Nottinghamshire Fire and Rescue Service and Nottinghamshire Police have invested in drone technology to tackle crime and gather aerial information at significant fire incidents, which will help keep firefighters, the public and other responders from unnecessary danger.
The latest collaboration from both organisations will see the drone used by the Service to support operations at incidents such as urban search and rescue, disaster response, road collisions, hazardous materials and large scale fires.
It will be used by the Police to help find high-risk missing people, to support rural crime prevention and detection operations, responding to major incidents such as flooding, monitor public order events such as protests, pre-planned operations, counter-terrorism operations and gather evidence to secure court convictions.
The new equipment was demonstrated on Friday 29 March 2019 in front of local media at NFRS Headquarters in Arnold, Nottingham.
Bryn Coleman (pictured right), Area Manager at Nottinghamshire Fire and Rescue Service, who is the Service’s Collaboration Lead, said: “We are delighted that we will be able to share this new resource with our police colleagues.
“A number of other fire and rescue services have utilised a drone at incidents and it is clear they can be very beneficial in carrying out water rescues and fighting fires.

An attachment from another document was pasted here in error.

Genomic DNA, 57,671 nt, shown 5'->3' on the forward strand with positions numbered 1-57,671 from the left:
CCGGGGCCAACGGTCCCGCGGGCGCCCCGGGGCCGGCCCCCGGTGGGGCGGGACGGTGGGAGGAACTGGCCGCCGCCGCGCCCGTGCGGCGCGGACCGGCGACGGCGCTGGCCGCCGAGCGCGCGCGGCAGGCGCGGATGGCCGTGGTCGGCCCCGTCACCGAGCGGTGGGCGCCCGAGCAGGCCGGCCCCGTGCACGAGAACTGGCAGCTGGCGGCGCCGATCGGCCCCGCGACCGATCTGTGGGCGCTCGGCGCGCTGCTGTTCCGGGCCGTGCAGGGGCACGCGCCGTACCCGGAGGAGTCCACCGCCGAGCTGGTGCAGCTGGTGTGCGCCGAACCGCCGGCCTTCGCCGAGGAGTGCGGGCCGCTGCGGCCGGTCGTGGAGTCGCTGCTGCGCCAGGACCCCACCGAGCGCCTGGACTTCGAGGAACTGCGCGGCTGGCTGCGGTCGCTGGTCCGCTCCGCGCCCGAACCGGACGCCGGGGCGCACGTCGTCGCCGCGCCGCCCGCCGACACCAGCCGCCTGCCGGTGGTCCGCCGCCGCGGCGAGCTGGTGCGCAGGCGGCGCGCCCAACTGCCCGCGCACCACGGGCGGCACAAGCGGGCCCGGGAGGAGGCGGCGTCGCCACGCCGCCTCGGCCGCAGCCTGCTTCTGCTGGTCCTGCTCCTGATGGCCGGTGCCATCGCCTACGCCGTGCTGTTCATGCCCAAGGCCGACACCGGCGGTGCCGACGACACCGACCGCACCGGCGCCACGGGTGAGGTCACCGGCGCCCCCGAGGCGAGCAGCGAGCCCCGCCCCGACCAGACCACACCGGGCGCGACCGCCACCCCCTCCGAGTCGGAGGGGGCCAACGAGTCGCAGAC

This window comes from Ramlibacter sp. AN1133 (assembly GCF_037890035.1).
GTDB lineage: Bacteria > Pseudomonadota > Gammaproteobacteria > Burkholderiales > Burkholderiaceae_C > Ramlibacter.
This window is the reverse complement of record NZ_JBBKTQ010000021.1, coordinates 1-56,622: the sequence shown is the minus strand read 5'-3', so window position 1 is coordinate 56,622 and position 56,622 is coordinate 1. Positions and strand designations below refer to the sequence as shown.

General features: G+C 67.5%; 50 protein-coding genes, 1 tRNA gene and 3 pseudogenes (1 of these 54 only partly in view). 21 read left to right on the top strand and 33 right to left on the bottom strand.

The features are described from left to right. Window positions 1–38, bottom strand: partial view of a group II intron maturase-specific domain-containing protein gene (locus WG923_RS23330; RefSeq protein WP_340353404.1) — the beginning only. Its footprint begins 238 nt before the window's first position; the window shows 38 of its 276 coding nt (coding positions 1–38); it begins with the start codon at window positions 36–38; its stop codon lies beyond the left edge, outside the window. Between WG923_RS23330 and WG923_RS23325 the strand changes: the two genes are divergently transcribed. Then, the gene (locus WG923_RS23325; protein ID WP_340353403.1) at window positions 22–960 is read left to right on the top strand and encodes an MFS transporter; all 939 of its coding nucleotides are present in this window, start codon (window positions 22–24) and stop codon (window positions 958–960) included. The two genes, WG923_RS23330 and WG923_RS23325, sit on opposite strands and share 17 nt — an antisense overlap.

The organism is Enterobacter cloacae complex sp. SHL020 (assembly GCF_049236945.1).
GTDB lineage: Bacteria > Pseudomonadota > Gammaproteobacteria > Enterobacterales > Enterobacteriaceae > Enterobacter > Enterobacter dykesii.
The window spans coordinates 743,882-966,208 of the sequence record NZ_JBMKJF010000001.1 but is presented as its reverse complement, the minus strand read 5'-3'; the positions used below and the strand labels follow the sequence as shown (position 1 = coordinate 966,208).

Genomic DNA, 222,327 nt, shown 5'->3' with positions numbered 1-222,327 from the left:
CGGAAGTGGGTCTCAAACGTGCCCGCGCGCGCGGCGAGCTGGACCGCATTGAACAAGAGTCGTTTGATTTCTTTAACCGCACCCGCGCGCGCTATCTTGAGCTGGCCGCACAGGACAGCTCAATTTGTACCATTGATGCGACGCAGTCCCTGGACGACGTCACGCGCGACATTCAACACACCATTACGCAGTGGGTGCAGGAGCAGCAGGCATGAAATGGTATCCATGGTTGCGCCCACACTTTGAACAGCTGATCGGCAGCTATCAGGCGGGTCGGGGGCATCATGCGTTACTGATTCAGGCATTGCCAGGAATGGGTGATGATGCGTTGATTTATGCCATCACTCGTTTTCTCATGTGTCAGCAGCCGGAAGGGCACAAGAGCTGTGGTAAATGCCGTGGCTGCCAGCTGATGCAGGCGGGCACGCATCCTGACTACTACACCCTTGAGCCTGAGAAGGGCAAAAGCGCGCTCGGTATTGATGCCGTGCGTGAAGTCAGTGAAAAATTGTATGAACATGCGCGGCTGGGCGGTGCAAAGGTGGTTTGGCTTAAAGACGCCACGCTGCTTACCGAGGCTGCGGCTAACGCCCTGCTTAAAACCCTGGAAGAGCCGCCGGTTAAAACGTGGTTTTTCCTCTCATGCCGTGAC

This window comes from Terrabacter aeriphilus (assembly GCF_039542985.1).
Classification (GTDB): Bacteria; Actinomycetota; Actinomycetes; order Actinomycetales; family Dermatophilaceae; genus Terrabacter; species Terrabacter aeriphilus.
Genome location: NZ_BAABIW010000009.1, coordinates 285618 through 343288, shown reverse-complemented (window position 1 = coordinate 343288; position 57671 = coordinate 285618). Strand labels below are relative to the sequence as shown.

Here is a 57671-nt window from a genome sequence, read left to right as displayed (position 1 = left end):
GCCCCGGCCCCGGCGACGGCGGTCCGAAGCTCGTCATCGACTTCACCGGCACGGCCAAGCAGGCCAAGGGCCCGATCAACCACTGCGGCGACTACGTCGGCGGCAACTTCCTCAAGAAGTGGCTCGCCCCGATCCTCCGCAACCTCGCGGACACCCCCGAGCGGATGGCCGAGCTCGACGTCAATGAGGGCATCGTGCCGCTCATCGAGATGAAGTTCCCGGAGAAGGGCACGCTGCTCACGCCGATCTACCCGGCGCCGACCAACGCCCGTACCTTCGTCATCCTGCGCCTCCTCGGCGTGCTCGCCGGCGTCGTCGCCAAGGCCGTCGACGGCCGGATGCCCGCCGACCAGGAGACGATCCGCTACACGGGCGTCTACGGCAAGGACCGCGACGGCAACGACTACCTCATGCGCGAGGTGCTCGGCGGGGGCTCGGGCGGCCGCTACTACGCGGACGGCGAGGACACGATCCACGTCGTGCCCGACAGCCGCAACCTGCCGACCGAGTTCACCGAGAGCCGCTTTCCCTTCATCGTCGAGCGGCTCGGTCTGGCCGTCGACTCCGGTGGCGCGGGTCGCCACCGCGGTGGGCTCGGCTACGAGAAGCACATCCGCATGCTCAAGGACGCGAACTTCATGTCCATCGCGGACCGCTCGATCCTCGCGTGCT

“The drone gives us a perspective at an incident which can really make our job easier, helping us and our partners to provide an excellent service to the people of Nottinghamshire.”
Nottinghamshire Police’s Assistant Chief Constable Kate Meynell (pictured centre) said: "This is great news for both organisations and will give the force another tool to be used to help tackle crime.
"We've had great support from the National Police Air Service (NPAS) units and we will continue to do so, however, they aren't always available at short notice, so having our own drone will be a real advantage.
"The new drone will give officers a chance to scan large areas in a very short time and could ultimately save lives."
Paddy Tipping, Nottinghamshire’s Police and Crime Commissioner, (pictured second from right) said that the drone was a further tool in the box to keep people safe. He added: "The drone is a cost-effective eye-in-the-sky. It isn’t replacing the helicopter, but it will enhance our aerial capability.
“There is no doubt that it will help to catch criminals, locate missing people, provide vital updates to both services on various incidents and I’m sure that it will be a valuable means of tackling crime in more rural areas. This is an investment thanks to this year’s budget and it illustrates how technology can bring significant tactical benefits to local services.”
The drone has been fitted with the latest high definition cameras and thermal imaging technology and this equipment will allow officers to cover more ground on their patrols.
It can be legally flown to a maximum height of 400ft (120m). This limit is set by the Civil Aviation Authority (CAA) so drones do not interfere with aircraft which operate just above at 500ft.
Each drone is powered by rechargeable batteries and fully charged these can allow flight from between 20-45 minutes.
The force has purchased two drones, one to be used for training purposes and they have been funded by both organisations.
A group of 10 officers from the force’s five response teams will be trained to fly the drone, to ensure that it can be flown at any point to help with incidents.
The new equipment will be available to be used at the end of June 2019.